Brad Roberts, the Crash Test dude, is no dummy. Although he’s a Grinch who hates Christmas, can’t stomach turkey and is practically Scrooge-like in his refusal to buy presents for people or accept gifts from others, he knows that Christmas music is too good a thing to pass up. And what better way to use The Voice—that infamous basso-profundo instrument of his—than to have it reverberate in all of its woofer-shredding glory on centuries-old hymns and carols? But Roberts, once dubbed “Professor of Irony at the School of Postmodernism,” didn’t stop there. He gave some of his favorite seasonal songs the sort of oddball twist that made Crash Test Dummies such a worldwide phenomenon. The result is Jingle All the Way..., one of the wackiest and yet ultimately most charming Christmas albums to come along in many a Yuletide.
Speaking from his Manhattan apartment, Roberts traces a fondness for holiday music back to his pre-college days in Winnipeg when he started teaching guitar. “All the songs I was teaching these poor kids from all these stupid instruction books were so boring,” recalls Roberts. “But when Christmas rolled around, it was easy for the kids to play carols that were so familiar to them. So I started working out my own little arrangements of these songs and that’s when I noticed how well constructed this music was—orderly yet very beautiful, emotive but quite precise. Ever since then, I’ve wanted to make a special kind of Christmas album.”
Roberts says he’d heard punk rock bands doing the sleigh bells thing (“ha, ha”) and had encountered the occasional Rasta Santa (“just another one-trick pony”) and wanted to avoid a strictly novelty approach. Consequently, Jingle All the Way… is divided equally between serious, sublime takes on time-honored hymns and cheesy, tongue-in-cheek renditions of popular carols. Working with producer Scott Harding and keyboardist Chris Brown, two other expatriate Canucks living in New York, Roberts turns a minor-key “Jingle Bells” into a stern, Bolshevik workers’ march and gives “God Rest Ye Merry Gentlemen” a jazzy, flute-filled swing, a la Jethro Tull’s “Bourée.” At the same time, “We Three Kings” takes on a distinctly Oriental feel with the pipa (Chinese lute) played by Min Xiao Fen. And Ellen Reid, Roberts’ longtime backup singer in Crash Test Dummies, provides Kitty Wells-style crooning on “Silent Night” and “O Little Town of Bethlehem.”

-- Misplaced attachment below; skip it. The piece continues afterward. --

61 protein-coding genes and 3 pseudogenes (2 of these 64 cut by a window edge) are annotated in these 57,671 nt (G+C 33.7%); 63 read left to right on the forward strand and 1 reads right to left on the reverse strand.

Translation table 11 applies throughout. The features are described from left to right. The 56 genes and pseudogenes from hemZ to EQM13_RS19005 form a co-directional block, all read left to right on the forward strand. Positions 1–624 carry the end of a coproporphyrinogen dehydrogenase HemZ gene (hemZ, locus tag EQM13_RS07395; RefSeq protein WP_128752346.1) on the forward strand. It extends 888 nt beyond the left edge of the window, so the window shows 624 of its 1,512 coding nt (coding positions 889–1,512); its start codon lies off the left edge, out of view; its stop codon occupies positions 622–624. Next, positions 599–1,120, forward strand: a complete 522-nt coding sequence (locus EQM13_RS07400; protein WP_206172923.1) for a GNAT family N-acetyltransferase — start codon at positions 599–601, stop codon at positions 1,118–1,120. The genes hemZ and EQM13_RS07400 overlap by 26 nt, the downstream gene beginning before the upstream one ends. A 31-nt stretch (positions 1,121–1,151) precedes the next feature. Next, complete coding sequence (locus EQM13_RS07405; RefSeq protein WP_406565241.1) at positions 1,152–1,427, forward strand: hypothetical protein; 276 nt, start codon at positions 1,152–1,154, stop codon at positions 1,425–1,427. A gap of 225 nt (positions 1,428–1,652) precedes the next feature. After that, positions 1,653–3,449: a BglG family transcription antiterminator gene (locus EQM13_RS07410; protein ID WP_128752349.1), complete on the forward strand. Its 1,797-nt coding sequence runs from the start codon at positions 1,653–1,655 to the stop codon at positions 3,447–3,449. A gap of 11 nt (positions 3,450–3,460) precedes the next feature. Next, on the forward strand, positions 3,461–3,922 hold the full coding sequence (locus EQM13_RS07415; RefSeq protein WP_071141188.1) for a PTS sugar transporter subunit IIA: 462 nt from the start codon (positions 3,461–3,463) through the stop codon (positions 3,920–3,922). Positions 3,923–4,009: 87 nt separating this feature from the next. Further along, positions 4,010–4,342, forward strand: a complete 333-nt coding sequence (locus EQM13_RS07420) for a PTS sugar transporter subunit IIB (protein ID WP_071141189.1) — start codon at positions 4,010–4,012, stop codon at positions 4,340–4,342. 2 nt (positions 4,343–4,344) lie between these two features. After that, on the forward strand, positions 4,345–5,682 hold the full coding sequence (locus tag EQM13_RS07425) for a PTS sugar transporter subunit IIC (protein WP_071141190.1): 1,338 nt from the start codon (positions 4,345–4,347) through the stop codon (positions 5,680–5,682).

But the two best songs are the ones that open and close the album. “White Christmas” is Brad as Bing, with Roberts delivering a half-spoken, half-sung performance that is pure, Shatner-esque kitsch. Over Brown’s game-show Hammond organ, Roberts hits a frighteningly low, bowel-rumbling C note that may land him on one of Rhino Records’ Golden Throat compilations of bizarre celebrity vocal performances. The album finishes with Roberts accompanying Reid’s soprano on a starkly beautiful version of that old, 18th-century Canadian chestnut, “The Huron Carol.” With simple piano and cello accompaniment, Reid sounds positively angelic, while Roberts’ resonating “in excelsis gloria” in the background is chillingly solemn.
Although Reid has served in Crash Test Dummies—along with drummer Mitch Dorge, harmonic player Ben Darvell and Roberts’ brother, Dan, on bass—from the beginning, the band is now essentially Brad’s own project. “I own the name and I’ve always run the thing,” he states, without a hint of arrogance. “Whoever wants to participate can.” After the chart-topping hits “Superman’s Song” (from the group’s 1991 debut The Ghosts that Haunt Me) and “Mmm Mmm Mmm Mmm” (from 1993’s God Shuffled his Feet), the Dummies delivered two more albums to its major-label master, BMG Music. But neither A Worm’s Life nor Give Yourself a Hand matched that early success. And Roberts recorded a live album, Crash Test Dude, and last year’s quirky I Don’t Care if You Don’t Mind on his own Cha-Ching Records, while the other Dummies pursued solo projects of their own.
Roberts has no regrets. Now free of BMG, he says he’s never been happier—or more prolific. Already, he’s recorded a new album with Stuart Cameron (son of Canadian icon John Allan Cameron) of what he calls “sexy rock, groove-laden songs” and has written another that he describes as “orchestral and pastoral.” Says Roberts: “Having had a hit as big as “Mmm Mmm Mmm Mmm is quite a gift. I reaped enough fiscal reward (he’s owns both the publishing and mechanical royalties) to start my own label. Now, I can do pretty much whatever I want.”
Inside Entertainment 2002